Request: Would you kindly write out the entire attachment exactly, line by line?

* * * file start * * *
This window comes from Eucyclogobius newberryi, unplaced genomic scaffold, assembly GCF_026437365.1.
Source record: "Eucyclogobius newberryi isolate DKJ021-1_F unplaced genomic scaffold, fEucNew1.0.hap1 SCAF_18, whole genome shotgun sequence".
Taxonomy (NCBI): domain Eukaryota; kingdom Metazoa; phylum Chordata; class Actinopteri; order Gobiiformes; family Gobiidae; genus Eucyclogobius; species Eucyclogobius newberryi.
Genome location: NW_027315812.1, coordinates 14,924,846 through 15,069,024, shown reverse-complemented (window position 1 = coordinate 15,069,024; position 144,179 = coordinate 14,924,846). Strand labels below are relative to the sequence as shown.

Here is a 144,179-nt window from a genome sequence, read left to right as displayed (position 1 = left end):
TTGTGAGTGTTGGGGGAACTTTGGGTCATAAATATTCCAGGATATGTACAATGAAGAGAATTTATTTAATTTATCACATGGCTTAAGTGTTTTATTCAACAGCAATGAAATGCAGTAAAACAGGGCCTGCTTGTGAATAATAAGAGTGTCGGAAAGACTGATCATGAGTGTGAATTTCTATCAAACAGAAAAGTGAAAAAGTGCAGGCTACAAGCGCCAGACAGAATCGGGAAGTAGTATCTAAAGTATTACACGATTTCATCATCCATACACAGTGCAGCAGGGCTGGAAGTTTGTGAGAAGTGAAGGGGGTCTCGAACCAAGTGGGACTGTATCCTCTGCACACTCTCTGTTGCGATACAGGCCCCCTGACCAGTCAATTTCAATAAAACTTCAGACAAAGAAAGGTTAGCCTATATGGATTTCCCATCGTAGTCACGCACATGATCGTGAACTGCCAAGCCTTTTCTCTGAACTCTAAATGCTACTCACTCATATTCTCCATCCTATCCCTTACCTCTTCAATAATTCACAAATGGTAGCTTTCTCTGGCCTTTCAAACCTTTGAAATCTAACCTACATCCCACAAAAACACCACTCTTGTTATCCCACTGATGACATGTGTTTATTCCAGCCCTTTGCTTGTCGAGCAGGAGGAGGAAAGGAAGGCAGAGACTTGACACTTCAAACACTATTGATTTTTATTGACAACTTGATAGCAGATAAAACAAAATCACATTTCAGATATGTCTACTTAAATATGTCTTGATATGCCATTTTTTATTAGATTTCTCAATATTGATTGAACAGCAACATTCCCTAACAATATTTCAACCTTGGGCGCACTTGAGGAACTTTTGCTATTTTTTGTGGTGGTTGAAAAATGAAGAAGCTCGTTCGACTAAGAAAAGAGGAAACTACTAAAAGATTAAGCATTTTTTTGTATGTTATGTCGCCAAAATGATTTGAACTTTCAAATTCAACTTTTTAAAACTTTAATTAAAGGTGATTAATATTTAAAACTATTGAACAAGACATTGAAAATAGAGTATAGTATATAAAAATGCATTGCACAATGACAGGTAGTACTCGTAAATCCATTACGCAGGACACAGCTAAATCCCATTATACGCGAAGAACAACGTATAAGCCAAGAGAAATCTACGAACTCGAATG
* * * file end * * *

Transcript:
This window comes from Eucyclogobius newberryi, unplaced genomic scaffold, assembly GCF_026437365.1.
Source record: "Eucyclogobius newberryi isolate DKJ021-1_F unplaced genomic scaffold, fEucNew1.0.hap1 SCAF_18, whole genome shotgun sequence".
Taxonomy (NCBI): domain Eukaryota; kingdom Metazoa; phylum Chordata; class Actinopteri; order Gobiiformes; family Gobiidae; genus Eucyclogobius; species Eucyclogobius newberryi.
Genome location: NW_027315812.1, coordinates 14,924,846 through 15,069,024, shown reverse-complemented (window position 1 = coordinate 15,069,024; position 144,179 = coordinate 14,924,846). Strand labels below are relative to the sequence as shown.

Here is a 144,179-nt window from a genome sequence, read left to right as displayed (position 1 = left end):
TTGTGAGTGTTGGGGGAACTTTGGGTCATAAATATTCCAGGATATGTACAATGAAGAGAATTTATTTAATTTATCACATGGCTTAAGTGTTTTATTCAACAGCAATGAAATGCAGTAAAACAGGGCCTGCTTGTGAATAATAAGAGTGTCGGAAAGACTGATCATGAGTGTGAATTTCTATCAAACAGAAAAGTGAAAAAGTGCAGGCTACAAGCGCCAGACAGAATCGGGAAGTAGTATCTAAAGTATTACACGATTTCATCATCCATACACAGTGCAGCAGGGCTGGAAGTTTGTGAGAAGTGAAGGGGGTCTCGAACCAAGTGGGACTGTATCCTCTGCACACTCTCTGTTGCGATACAGGCCCCCTGACCAGTCAATTTCAATAAAACTTCAGACAAAGAAAGGTTAGCCTATATGGATTTCCCATCGTAGTCACGCACATGATCGTGAACTGCCAAGCCTTTTCTCTGAACTCTAAATGCTACTCACTCATATTCTCCATCCTATCCCTTACCTCTTCAATAATTCACAAATGGTAGCTTTCTCTGGCCTTTCAAACCTTTGAAATCTAACCTACATCCCACAAAAACACCACTCTTGTTATCCCACTGATGACATGTGTTTATTCCAGCCCTTTGCTTGTCGAGCAGGAGGAGGAAAGGAAGGCAGAGACTTGACACTTCAAACACTATTGATTTTTATTGACAACTTGATAGCAGATAAAACAAAATCACATTTCAGATATGTCTACTTAAATATGTCTTGATATGCCATTTTTTATTAGATTTCTCAATATTGATTGAACAGCAACATTCCCTAACAATATTTCAACCTTGGGCGCACTTGAGGAACTTTTGCTATTTTTTGTGGTGGTTGAAAAATGAAGAAGCTCGTTCGACTAAGAAAAGAGGAAACTACTAAAAGATTAAGCATTTTTTTGTATGTTATGTCGCCAAAATGATTTGAACTTTCAAATTCAACTTTTTAAAACTTTAATTAAAGGTGATTAATATTTAAAACTATTGAACAAGACATTGAAAATAGAGTATAGTATATAAAAATGCATTGCACAATGACAGGTAGTACTCGTAAATCCATTACGCAGGACACAGCTAAATCCCATTATACGCGAAGAACAACGTATAAGCCAAGAGAAATCTACGAACTCGAATG